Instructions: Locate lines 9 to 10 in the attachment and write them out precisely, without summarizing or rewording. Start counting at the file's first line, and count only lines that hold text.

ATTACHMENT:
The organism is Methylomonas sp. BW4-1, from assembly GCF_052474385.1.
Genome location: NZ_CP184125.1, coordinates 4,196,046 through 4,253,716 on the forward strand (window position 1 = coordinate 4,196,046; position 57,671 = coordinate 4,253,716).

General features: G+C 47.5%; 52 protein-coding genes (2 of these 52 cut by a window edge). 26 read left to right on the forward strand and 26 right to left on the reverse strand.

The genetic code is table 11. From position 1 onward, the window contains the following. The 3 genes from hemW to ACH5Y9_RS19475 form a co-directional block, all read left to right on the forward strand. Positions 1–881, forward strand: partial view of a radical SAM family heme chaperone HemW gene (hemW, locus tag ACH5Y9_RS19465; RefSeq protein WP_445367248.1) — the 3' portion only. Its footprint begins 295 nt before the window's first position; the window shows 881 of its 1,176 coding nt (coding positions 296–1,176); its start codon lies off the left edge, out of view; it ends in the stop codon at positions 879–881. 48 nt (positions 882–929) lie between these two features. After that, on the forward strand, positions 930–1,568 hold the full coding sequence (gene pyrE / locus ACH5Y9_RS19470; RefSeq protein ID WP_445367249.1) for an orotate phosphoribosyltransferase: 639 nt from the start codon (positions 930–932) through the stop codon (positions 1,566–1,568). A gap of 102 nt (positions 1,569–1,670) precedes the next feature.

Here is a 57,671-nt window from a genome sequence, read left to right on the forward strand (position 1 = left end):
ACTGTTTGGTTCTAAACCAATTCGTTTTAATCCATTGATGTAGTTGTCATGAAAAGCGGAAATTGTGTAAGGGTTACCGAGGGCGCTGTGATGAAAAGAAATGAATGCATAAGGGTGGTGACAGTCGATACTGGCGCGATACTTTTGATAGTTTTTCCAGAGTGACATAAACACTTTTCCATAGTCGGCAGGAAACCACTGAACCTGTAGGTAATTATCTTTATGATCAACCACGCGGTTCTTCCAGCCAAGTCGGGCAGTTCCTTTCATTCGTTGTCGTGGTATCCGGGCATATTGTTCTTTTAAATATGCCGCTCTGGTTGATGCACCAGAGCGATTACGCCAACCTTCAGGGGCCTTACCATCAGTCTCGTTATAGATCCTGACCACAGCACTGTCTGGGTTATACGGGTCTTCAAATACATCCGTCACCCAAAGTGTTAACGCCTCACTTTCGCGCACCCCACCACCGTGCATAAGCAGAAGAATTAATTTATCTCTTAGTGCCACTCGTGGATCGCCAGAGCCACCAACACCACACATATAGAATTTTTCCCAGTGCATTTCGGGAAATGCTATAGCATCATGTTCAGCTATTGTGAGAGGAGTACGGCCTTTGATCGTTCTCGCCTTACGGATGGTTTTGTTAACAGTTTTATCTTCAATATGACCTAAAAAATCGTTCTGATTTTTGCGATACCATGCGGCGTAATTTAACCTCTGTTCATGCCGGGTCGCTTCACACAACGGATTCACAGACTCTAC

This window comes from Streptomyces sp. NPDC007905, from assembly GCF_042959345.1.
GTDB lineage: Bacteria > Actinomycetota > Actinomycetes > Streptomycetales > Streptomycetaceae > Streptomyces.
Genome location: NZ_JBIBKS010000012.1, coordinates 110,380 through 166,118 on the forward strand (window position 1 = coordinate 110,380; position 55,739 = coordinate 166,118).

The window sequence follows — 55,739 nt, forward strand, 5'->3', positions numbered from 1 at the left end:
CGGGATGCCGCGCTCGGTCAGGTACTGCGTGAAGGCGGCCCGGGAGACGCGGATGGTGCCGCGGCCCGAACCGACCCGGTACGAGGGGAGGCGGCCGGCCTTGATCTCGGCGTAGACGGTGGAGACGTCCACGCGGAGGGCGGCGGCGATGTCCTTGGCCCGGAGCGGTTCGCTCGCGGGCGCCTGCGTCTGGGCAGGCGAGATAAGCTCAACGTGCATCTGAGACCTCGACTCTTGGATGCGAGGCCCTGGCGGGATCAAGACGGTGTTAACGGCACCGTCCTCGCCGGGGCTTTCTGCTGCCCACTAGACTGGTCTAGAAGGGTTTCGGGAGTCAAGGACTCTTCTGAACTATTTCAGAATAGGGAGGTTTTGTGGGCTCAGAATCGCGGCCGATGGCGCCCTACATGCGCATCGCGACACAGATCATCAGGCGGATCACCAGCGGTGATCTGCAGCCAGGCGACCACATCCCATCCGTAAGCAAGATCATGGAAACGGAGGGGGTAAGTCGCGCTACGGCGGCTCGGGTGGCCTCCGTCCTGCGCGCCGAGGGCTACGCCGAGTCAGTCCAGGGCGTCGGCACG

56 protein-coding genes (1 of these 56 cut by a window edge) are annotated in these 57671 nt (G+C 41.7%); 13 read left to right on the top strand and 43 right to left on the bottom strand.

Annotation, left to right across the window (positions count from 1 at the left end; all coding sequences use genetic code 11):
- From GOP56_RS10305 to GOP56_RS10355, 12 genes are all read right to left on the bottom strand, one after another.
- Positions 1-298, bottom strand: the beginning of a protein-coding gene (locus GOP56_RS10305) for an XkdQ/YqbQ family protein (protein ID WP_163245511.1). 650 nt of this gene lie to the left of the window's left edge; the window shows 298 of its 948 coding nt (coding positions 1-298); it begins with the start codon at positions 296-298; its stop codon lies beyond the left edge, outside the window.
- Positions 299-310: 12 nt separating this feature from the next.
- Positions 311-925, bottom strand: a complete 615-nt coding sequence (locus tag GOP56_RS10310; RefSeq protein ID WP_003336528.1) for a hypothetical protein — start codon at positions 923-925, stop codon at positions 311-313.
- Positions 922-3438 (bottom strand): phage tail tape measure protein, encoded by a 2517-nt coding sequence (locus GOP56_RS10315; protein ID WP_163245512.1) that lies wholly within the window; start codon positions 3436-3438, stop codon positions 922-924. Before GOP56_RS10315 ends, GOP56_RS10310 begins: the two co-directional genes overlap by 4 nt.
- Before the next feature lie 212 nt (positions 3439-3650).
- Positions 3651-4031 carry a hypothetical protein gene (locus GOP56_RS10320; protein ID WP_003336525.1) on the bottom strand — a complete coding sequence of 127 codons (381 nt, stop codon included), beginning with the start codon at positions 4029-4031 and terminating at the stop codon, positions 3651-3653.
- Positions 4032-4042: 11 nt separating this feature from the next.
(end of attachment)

Genome location: NZ_JBIBKS010000012.1, coordinates 110,380 through 166,118 on the forward strand (window position 1 = coordinate 110,380; position 55,739 = coordinate 166,118).

The window sequence follows — 55,739 nt, forward strand, 5'->3', positions numbered from 1 at the left end: